• Starting Suboxone is termed an Induction and should only be attempted by a physician trained in the procedure.
  • Before induction, your physician will ensure you are in  opiate withdrawal.
    • Your physician will then administer a test dose of Suboxone and have you wait in the clinic for at least one hour. After which, the physician will reassess you to make sure you haven’t gone into the precipitated withdrawal discussed above. If you are fine then the remainder of the starting dose of suboxone will be administered.
  • The administration of Suboxone is sublingual. The buprenorphine component is not effective if the pill is swallowed, only if it is allowed to dissolve and absorbed under the tongue.
    • NOTE: The naloxone component of Suboxone is only active if the pill is liquefied and injected – taken in this way naloxone blocks any effect buprenorphine (or any opiate) would have. This is a safety feature and prevents abuse.
  • A patient will reach a stable dose of Suboxone within 24 hours to a few days (compared to a few weeks with methadone).
  • Similar to the Methadone Program, patients must initially go to a pharmacy every day to get their dose. The pharmacist will witness the doses being taken.
  • As they progress in the treatment program patients will be allowed to have take home doses (carries) to take on their own. This will be based on stability, abstinence from drug use, and in consultation with their physician.
  • The Suboxone program follows similar rules with respect to clinic visits, urine testing and granting of carry home doses as the Methadone program, however, the Suboxone program is probably easier than the methadone program with respect to how quickly take home doses are granted and travel allowances.

Can I take Suboxone if I’m pregnant?

  • Suboxone is NOT currently approved for use in pregnancy.
  • However, it is interesting to note that the active component of Suboxone, buprenorphine, IS safe in pregnancy.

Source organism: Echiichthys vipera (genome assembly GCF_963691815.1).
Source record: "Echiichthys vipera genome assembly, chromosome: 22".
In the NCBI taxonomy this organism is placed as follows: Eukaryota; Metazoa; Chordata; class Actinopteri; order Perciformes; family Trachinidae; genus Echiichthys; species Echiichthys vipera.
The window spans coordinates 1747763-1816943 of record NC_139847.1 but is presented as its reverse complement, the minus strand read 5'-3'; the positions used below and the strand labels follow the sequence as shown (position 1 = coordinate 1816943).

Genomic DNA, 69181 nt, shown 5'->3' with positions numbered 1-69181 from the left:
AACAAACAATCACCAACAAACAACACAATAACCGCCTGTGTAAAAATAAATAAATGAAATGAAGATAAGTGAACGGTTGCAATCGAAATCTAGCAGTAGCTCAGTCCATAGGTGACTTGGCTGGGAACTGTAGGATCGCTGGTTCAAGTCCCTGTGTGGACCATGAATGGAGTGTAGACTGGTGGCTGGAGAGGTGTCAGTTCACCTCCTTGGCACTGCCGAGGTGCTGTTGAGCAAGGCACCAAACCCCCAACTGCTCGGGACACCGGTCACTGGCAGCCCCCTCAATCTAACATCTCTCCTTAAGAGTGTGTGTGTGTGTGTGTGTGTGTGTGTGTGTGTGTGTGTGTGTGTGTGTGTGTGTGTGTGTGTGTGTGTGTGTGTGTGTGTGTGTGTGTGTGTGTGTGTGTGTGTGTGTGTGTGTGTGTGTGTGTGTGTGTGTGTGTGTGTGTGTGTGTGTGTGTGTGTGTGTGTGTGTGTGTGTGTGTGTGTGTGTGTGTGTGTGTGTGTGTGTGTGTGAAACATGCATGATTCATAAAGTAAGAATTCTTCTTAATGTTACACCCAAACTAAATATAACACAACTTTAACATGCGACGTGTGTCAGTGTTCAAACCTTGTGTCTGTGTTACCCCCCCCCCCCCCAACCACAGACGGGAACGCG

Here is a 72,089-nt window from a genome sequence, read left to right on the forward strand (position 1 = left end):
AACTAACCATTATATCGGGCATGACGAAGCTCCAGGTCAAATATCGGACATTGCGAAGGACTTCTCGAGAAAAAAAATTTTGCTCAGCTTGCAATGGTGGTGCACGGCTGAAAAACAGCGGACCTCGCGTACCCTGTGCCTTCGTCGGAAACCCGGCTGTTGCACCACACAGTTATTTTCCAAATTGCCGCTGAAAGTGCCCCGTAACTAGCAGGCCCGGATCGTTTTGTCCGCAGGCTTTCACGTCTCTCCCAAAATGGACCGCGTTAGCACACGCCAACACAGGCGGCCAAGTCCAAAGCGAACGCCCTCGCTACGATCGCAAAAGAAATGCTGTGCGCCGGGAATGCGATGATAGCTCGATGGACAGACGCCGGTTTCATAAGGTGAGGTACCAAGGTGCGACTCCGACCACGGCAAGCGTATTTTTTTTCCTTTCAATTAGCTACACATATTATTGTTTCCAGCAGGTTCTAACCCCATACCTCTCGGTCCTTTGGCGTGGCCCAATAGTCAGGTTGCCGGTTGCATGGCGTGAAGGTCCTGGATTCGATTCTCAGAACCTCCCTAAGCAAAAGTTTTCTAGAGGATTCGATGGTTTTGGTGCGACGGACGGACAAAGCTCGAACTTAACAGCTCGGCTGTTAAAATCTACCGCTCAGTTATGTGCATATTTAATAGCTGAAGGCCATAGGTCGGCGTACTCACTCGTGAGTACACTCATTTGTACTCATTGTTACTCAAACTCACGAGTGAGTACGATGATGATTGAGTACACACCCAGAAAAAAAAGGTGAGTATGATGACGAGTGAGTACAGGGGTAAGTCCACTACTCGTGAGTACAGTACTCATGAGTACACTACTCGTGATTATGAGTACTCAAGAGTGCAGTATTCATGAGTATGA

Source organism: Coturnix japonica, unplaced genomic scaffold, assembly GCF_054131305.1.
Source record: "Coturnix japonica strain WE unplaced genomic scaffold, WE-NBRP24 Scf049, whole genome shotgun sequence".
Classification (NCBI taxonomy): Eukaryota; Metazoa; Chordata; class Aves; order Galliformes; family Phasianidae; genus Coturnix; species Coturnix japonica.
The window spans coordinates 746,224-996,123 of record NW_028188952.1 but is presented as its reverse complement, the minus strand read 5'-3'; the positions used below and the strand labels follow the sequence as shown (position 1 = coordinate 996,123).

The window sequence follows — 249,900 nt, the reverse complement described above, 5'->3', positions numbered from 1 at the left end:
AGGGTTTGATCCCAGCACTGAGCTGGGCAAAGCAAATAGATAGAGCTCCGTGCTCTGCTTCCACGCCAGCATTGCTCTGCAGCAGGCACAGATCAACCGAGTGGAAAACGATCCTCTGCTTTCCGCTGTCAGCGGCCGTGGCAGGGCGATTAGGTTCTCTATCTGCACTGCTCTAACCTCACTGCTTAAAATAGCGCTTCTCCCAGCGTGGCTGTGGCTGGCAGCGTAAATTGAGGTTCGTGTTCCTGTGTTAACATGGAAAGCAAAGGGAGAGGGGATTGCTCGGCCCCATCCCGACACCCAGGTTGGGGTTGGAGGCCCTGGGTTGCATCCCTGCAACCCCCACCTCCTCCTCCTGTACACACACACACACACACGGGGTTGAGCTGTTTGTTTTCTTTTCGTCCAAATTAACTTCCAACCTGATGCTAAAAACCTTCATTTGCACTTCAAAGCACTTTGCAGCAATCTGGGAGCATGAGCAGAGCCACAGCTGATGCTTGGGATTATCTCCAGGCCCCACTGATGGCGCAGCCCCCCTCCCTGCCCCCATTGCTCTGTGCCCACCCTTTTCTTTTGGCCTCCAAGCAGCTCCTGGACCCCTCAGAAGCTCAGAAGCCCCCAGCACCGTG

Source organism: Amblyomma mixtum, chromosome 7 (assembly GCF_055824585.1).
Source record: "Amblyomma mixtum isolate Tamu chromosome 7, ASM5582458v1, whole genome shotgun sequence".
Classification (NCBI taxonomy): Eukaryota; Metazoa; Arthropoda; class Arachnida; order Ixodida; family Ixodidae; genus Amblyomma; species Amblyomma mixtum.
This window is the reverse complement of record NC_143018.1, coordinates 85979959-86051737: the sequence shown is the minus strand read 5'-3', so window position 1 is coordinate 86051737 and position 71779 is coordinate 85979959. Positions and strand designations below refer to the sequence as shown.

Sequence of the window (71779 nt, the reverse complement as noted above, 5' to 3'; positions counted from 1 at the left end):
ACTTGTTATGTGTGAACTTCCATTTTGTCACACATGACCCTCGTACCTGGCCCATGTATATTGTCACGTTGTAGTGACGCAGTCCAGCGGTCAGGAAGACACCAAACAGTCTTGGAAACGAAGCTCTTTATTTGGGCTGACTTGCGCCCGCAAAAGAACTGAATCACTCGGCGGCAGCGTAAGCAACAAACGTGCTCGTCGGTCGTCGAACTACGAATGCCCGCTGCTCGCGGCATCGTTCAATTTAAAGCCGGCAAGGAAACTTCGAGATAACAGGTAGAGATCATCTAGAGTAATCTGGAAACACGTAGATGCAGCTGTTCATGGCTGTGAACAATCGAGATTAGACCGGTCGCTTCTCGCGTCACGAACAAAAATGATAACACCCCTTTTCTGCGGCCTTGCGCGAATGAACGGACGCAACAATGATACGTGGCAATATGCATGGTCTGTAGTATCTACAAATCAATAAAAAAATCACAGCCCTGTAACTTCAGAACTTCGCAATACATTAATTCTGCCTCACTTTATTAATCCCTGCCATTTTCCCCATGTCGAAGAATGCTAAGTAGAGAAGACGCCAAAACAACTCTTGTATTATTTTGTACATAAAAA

• The concern over Suboxone in pregnancy is related to the Naloxone component which in studies on rats has been linked to fetal death.
  • This risk may be overstated but if you become pregnant while on Suboxone your physician will switch your therapy to Buprenorphine alone (Subutex) or if necessary to methadone.
  • The preference is to switch to Buprenorphine (Subutex) since Neonatal Abstinence Syndrome (Opiate withdrawal in an infant) is less severe and requires less treatment in babies born to mothers on burpenorphine rather than methadone.


How much does Suboxone cost?

  • Suboxone is covered under most drug plans. It is also covered by the provincial drug plan in Ontario (ODB).

FAQ’s

How long does a dose of Suboxone last?

  • Depending on the patient the half life of Suboxone can be as long as 72 hours. It is therefore useful to prevent withdrawal because of this long duration of action.
  • For most patients a single dose prevents withdrawal for more than 24 hours.


Is it possible to get off Suboxone?

  • It is possible to taper off suboxone, but only in consultation with your physician and only when you are clinically stable and have been abstinent from drug use for some time.
  • By slowly decreasing the dose over weeks or (More typically) months patients can taper off Suboxone without having to go through withdrawal
  • Patients at Vista Health Clinics will never be forced to taper off Suboxone. Many patients prefer to stay on Suboxone long term.


What are the effects of long term Suboxone therapy?

  • Suboxone is very safe medication when taken as prescribed. It is not known to cause long-term damage to organs, even after years of use.
  • Elevation of liver enzymes can occur in some people, however, this usually reverses once the drug is discontinued.